South Africa lost their No. 1 Test rank with the series loss © Getty Images
South Africa lost their No. 1 Test rank with the series loss © Getty Images

South Africa ended the four-match series against England for the Basil D’Oliveira Trophy 2015-16 with a commanding 280-run victory in the final Test at Centurion. The win, however, will only serve as a means of consoling themselves after having conceded an unassailable 0-2 series lead to the Alastair Cook-led England, which also caused them to lose their No. 1 Test rank. While there are a lot of areas the Proteas must work on if they are to regain the ICC Test mace, they can draw a plenty of positives from some of the refreshing, often brilliant, individual contributions from their side. Following are the members of the squad arranged according to the players’ batting positions for the recently concluded series rated on a scale of 1 to 10, with 10 being the highest. Scorecard: South Africa vs England 2015-16, 4th Test at Centurion: Day 5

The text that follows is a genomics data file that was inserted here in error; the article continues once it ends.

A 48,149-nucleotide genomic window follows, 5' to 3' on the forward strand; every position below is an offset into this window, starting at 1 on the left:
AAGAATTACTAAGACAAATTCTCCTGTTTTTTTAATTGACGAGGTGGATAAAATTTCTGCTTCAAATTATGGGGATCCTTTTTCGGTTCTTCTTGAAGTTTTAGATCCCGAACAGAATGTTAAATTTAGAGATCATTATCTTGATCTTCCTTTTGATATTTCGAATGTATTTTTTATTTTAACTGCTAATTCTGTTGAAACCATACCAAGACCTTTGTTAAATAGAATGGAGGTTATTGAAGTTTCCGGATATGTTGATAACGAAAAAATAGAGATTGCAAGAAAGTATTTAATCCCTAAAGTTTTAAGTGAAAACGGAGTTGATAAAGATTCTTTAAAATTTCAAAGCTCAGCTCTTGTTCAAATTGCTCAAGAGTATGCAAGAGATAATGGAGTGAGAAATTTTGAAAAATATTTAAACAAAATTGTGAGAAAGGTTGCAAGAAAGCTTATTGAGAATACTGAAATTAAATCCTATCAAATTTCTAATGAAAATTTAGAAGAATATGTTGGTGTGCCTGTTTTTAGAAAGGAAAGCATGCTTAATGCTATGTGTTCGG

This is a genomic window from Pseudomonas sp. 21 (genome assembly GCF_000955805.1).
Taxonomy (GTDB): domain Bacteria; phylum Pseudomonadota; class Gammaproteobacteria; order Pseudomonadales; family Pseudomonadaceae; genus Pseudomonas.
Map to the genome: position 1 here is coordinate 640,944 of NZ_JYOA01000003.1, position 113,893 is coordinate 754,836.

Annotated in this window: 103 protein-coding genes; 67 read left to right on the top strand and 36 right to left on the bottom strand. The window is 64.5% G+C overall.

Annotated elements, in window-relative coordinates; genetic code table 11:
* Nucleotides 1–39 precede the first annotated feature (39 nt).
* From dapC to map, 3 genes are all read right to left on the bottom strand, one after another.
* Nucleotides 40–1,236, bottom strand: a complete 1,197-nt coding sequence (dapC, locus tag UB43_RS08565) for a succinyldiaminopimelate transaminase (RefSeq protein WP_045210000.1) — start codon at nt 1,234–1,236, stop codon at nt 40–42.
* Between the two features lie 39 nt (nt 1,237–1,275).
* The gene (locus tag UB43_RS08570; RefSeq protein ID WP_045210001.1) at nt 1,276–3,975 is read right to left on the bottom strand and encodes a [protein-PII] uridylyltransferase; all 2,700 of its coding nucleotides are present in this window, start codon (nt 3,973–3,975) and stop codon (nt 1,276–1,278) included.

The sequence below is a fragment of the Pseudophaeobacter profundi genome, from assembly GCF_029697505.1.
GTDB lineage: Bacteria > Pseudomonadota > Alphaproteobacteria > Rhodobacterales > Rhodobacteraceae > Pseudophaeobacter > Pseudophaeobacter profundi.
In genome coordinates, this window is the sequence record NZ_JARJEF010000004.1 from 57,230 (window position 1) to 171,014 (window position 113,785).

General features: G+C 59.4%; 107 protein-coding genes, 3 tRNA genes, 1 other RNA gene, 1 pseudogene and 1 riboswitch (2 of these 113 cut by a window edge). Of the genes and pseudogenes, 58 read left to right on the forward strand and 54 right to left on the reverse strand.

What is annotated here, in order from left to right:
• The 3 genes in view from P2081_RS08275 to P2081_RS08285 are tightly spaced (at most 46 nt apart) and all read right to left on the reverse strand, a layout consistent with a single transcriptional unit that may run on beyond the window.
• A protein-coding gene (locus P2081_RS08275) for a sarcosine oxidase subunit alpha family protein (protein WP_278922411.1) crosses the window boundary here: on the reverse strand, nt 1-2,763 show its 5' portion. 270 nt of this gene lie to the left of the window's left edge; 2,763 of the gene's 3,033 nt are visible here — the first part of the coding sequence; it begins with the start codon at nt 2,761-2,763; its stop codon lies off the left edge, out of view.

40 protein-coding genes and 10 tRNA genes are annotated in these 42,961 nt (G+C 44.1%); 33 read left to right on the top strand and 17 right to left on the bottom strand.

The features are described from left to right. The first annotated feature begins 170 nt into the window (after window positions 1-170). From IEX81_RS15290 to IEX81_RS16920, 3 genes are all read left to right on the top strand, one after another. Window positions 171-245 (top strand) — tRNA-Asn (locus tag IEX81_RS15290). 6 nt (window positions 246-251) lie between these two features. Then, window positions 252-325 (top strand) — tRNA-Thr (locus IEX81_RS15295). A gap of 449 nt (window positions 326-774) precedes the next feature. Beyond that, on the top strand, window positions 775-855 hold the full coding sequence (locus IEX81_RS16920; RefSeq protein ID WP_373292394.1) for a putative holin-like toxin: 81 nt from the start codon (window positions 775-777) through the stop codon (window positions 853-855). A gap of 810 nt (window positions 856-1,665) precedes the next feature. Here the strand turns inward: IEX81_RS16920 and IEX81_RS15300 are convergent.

1. Stiaan van Zyl (1/10): South Africa’s opening woes since the retirement of the legendary Graeme Smith have persisted, and continued in this series for the most part with the failures of van Zyl. The southpaw, who represents the Cape Cobras in the domestic competition, ended up scoring a mere 69 runs in the series at a poor average of 13.80.

2. Dean Elgar (6/10): Elgar has looked more settled than van Zyl at the top and his defiant 118 against the rampaging English attack at Durban is a testament to his grit and talent. While Elgar had a poor run in the fourth Test, in which he could only muster 20 and 1 respectively, he ended up as the fifth-highest run-getter in the series with 284 runs at 47.33 to his credit.

3. Stephen Cook (8/10): Cook finally managed to get the much-awaited Test debut after a lot of hue and cry. He ensured that he made his first innings a memorable one by becoming the 100th batsman to score a 100 on Test debut. While he could not repeat the feat in the second innings, in which he was caught behind after getting off to a good start for 25, he certainly has been one of the most talked-about players in this series, and is a bright prospect for the opener’s slot in the South African Test team.